Categorized | Featured, National News

Air Traffic Controllers Halt Travel


lpiaAirlines during the weekend experienced long delays and some lost of revenue after The Bahamas Air Traffic Controllers Union halted services for almost three hours.

Minister of Transport and Aviation Glenys Hanna-Martin called the move “unjustified industrial action” and called on the union to be “responsible and proportionate in its actions so as to not cause undue harm to the Bahamian people.”

President of the Bahamas Air Traffic Controllers Union Hinsey McKenzie said the halt in services resulted after workers refused to be subjected to security checks which were ordered by a United Nations Agency.

“They treated us as if we are going away on an aircraft, which we are not, we are coming to work,” Mr. Hinsey said.

“They have so much restrictions which is not needed. We have been going though this since May 13. They have put in their policies that air traffic controllers must be searched and pat down, which we think is very silly.”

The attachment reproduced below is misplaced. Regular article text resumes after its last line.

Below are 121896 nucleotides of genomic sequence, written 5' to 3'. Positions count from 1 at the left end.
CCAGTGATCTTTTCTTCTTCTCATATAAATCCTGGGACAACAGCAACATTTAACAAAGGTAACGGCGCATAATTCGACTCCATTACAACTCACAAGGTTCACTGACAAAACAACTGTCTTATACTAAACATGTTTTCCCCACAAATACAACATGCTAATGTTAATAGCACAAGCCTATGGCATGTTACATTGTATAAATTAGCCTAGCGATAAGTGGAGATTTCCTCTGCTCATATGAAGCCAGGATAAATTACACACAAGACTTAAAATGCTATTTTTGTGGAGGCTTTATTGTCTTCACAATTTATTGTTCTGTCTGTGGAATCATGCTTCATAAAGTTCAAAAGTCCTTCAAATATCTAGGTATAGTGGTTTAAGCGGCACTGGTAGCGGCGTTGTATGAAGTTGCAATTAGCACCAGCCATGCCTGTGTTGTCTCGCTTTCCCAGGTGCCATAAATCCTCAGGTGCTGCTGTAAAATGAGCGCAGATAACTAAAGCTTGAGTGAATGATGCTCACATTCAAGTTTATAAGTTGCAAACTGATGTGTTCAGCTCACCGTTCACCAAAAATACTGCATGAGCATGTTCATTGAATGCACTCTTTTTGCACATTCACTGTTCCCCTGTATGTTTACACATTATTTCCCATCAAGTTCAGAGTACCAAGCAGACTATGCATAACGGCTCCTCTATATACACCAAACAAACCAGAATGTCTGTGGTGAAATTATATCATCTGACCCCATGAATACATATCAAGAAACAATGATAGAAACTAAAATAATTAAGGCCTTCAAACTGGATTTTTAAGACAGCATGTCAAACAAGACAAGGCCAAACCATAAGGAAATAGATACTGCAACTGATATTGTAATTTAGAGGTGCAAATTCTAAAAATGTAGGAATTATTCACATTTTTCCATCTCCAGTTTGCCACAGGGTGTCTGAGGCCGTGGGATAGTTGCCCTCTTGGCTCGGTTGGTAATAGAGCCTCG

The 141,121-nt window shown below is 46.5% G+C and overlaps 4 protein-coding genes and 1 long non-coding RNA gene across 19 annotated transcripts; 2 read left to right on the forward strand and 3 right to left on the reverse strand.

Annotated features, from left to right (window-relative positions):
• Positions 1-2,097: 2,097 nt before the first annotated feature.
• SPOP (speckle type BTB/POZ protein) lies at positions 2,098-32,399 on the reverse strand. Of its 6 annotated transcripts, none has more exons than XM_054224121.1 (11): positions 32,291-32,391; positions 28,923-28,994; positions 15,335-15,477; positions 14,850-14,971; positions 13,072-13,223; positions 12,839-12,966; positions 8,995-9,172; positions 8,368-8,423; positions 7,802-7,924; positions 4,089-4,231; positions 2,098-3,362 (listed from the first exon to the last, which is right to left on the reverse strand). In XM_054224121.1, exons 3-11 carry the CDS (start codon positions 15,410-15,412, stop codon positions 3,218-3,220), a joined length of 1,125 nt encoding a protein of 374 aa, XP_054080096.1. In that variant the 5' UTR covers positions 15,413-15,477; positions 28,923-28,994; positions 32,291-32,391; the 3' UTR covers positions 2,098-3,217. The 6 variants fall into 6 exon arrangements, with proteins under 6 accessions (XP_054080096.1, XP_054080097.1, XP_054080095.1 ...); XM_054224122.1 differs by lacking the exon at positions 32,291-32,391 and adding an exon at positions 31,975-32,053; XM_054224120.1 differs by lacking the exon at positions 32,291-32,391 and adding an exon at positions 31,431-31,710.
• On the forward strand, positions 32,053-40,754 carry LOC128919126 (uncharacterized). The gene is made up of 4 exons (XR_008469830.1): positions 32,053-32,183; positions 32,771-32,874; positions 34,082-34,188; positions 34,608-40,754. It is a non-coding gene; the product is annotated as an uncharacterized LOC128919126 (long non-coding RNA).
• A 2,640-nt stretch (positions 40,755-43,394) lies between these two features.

“They don’t seem to realize what it’s going to cause the country by having to check us. We have decided to give them until Monday and we will meet on Monday to hopefully resolve these issues.”

When The Journal spoke to Mr. Hinsey on Saturday he said they returned to worked at 10:00 a.m. instead of the usual 7:00 a.m. and will continue services until Monday.

He added, however, that if a resolution cannot be met in the meeting on Monday, they will take the same action once again.

“I should advise that the union advised in that meeting that if the outcome of Monday’s meeting was not to its satisfaction similar damaging action will again be taken,” said Mrs. Hanna-Martin.

According to sources, Jet Blue Airlines had to cancel their flight to Florida and pay customers $100 to compensate them for their time and money.

Mrs. Hanna-Martin said the screening of air traffic controllers is a “direct mandate by the International Civil Aviation Organization, which advised the government of its imminent intent to post globally that this specific deficiency made LPIA a vulnerable aerodrome as it relates to security and noting that such action would seriously and negatively impact the economy and reputation of The Bahamas. These concerns were also documented by the United States Transportation Security Administration.”

She added that as a consequence air traffic controllers are now screened through security along with all other personnel accessing the secure airside except on duty law enforcement officers.


Written by Jones Bahamas

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